Long Overdue But You Can Now Buy A Philips TV With Android TV In The US


Philips is the latest brand to come to the US offering consumers the option to buy a new TV set powered by Android TV. Funai, who currently owns the licensing rights to the Philips brand in North America confirmed the new products this week, marking the first time Philips-branded TVs running on Android TV have become available in the region.

The announcement explains there will be two new TV sets (with varying screen size options) available to buyers in 2019 with both utilizing Android TV as the underlying operating system. The first to arrive is the 5704 model which is actually available to buy in the US now – from select retailers. The other option is model 5904 and this one is now confirmed to arrive in the latter part of 2019. Prices for the new TVs have not been provided in detail with Funai simply stating the entry-level option will start as low as $349.99. This latest announcement was made to coincide with CES 2019 where both of the new TV lines are expected to be on show when the event officially opens its doors.

The difference is in the listening


Generally speaking, the difference between the two models (5704 and 5904) is fairly minimal. For example, both sets are 4K Ultra HD (3840 x 2160) TVs and are expected to become available in the same variety of sizes including 43, 50, 55, 65, and 75-inch variants. Likewise, both utilize the same implementation of Android TV (based on Android Oreo) which among other things also includes built-in Google Assistant functionality. This is in addition to USB connectivity, High Dynamic Range (HDR10) support, and a number of other tweaks designed to improve the viewing and listening experience in general.

The difference between the two seems to mainly come down to far-field technology due to the 5904 model coming equipped with a far-field microphone. So while both models employ Google Assistant, and both models offer the option to press a button on the included Bluetooth-enabled remote control (equipped with a near-field microphone) to activate Google Assistant, the later arriving model will come with the added option of far-field support allowing owners to simply say the "Hey Google" hotword to activate Google Assistant – no remote needed. Although not confirmed, the addition of far-field technology is likely to result in a price increase compared to the 5704 model so the value on offer with the later model will likely depend on how useful hands-free voice control is to an individual buyer.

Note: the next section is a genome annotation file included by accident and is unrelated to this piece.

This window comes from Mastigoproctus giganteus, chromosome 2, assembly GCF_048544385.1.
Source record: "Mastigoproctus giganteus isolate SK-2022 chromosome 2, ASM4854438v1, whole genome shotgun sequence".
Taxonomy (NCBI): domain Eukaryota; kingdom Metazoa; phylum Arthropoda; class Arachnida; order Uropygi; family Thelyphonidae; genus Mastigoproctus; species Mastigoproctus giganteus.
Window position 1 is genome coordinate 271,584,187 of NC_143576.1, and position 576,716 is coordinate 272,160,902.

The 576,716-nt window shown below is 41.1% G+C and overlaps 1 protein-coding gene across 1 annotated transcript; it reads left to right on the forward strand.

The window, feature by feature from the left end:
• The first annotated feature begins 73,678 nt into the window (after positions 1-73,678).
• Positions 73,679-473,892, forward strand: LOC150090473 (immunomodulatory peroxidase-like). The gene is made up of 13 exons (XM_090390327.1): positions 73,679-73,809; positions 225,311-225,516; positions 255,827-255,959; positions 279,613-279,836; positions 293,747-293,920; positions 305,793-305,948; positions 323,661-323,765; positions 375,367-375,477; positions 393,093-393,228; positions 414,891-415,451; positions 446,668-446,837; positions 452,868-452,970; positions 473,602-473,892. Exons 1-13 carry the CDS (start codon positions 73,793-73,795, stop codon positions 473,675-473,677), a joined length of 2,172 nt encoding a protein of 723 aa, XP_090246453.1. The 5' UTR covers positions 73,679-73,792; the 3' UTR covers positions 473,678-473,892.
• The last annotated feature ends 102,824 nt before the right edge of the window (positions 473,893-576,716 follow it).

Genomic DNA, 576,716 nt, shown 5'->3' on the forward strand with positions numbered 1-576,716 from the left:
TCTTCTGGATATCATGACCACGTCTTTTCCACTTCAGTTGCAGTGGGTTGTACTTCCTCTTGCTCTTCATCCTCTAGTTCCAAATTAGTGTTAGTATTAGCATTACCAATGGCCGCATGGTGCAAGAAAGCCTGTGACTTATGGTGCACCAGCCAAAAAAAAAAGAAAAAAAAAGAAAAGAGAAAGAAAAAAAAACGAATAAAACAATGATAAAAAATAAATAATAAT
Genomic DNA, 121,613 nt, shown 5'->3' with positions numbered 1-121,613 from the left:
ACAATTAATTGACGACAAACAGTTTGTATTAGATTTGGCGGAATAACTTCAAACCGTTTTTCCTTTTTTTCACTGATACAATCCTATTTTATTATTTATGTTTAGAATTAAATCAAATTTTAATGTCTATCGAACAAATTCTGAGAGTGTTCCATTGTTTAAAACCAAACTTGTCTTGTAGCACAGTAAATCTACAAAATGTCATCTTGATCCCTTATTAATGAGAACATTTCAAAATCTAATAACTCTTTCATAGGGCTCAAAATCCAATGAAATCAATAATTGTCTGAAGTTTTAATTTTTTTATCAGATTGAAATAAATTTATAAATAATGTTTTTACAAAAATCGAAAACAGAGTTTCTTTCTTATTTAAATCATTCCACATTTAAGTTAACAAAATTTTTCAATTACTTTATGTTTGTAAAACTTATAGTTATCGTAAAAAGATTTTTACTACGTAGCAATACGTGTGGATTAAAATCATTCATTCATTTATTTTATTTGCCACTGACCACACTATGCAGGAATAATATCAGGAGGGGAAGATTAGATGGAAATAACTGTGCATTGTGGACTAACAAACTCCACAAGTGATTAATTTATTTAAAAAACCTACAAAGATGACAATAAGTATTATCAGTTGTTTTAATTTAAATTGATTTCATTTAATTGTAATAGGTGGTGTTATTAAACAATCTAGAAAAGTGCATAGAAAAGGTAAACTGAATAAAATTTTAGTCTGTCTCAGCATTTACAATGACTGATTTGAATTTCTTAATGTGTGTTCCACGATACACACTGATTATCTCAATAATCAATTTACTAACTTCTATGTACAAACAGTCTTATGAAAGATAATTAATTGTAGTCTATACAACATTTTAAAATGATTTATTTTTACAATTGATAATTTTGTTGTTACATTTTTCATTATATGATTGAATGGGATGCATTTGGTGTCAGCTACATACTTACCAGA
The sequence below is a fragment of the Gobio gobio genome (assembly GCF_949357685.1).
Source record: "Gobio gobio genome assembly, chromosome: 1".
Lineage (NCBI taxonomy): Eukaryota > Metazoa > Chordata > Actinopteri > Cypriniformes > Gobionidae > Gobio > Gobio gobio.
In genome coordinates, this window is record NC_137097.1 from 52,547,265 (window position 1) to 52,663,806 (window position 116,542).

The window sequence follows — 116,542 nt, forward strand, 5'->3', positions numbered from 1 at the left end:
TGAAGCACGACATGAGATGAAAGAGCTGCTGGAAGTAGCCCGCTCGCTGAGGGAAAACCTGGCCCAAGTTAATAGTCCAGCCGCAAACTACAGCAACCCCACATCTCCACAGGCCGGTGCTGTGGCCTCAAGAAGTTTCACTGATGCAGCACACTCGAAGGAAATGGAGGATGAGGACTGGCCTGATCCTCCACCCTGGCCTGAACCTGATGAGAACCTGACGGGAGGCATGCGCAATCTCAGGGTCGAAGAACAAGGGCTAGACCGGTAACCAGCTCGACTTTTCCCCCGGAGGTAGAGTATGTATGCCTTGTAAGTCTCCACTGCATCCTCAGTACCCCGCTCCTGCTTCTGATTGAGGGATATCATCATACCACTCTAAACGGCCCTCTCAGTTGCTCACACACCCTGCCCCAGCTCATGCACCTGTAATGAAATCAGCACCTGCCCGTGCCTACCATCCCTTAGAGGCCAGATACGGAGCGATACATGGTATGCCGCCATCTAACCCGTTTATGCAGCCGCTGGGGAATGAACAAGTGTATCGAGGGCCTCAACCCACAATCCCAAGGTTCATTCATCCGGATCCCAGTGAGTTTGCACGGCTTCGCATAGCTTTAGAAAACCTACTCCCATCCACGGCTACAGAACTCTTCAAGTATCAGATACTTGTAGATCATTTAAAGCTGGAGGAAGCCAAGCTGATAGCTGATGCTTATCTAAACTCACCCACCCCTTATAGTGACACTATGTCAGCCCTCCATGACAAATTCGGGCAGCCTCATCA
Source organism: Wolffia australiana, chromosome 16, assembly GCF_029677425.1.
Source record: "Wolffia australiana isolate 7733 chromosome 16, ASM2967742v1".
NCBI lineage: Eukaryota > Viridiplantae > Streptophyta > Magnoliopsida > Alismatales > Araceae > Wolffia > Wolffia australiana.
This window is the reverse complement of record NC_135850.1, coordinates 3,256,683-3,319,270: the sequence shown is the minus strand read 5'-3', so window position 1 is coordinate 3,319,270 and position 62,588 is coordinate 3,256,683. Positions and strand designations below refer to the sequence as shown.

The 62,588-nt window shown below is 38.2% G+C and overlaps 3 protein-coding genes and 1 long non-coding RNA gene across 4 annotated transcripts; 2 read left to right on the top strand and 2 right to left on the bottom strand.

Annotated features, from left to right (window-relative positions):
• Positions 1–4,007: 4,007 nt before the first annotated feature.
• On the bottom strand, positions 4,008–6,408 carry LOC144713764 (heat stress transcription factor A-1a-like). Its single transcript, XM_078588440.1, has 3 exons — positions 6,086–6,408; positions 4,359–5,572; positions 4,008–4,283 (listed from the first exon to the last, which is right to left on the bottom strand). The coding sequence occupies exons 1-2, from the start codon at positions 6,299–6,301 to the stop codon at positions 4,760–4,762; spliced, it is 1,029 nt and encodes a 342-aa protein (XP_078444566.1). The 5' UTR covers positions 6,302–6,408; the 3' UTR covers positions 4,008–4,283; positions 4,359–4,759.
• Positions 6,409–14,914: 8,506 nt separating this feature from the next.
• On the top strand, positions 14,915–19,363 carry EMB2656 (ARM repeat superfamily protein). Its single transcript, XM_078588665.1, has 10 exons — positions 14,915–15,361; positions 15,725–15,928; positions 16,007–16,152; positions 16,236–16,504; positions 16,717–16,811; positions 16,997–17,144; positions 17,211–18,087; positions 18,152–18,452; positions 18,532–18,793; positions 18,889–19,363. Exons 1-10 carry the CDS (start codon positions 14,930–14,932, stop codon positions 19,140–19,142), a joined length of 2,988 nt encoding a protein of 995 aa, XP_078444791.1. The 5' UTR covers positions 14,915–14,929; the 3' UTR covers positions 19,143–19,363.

Android TV continues to gain traction


Android TV, at the consumer set-top box/streaming device level remains an issue due to the general lack of off-the-shelf options available to consumers. In spite of this, Android TV over the last couple of years has been gaining in market share thanks to the platform's adoption by a number of TV makers and operators. This latest announcement acts as the latest confirmation of this increase in adoption, as while Philips-branded TVs in other parts of the world already feature Android TV, Philips in the US has typically continued to output solutions that primarily rely on the company's own NetTV solution. Although there's has been developments recently that have suggested the use of Android TV on Philips TVs would be coming considering this is not the first time the company has been toying with third-party solutions. For example, Philips already offers models boasting Chromecast built-in, as well as some that are powered by Roku OS. Like Android TV, Roku OS is a full end-to-end operating system, and one that's also proved popular in the US at both the consumer and device maker levels.

Philips might be late to the party, but late is better than never

Funai has not made any grand announcements confirming unrivaled support for Android TV, and so it would seem the plan is to offer just these two models (for now) and continue to make available newer versions of the alternative models that feature either Roku OS or NetTV. Essentially, it would seem Philips is looking to provide as many different operating system options as possible in the US and likely as a means to cater to the different emerging preferences of US buyers. Whether this approach proves to be successful remains to be seen but with prices starting as low as $349 for an Android TV-powered solution, these particular models are likely to attract some attention. The question will be whether they will attract enough attention considering many competing brands also now offer Android TV options, and some that are not only compatible on specs and features, but also on price.

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John has been writing about and reviewing tech products since 2014 after making the transition from writing about and reviewing airlines. With a background in Psychology, John has a particular interest in the science and future of the industry. Besides adopting the Managing Editor role at AH John also covers much of the news surrounding audio and visual tech, including cord-cutting, the state of Pay-TV, and Android TV. Contact him at [email protected]

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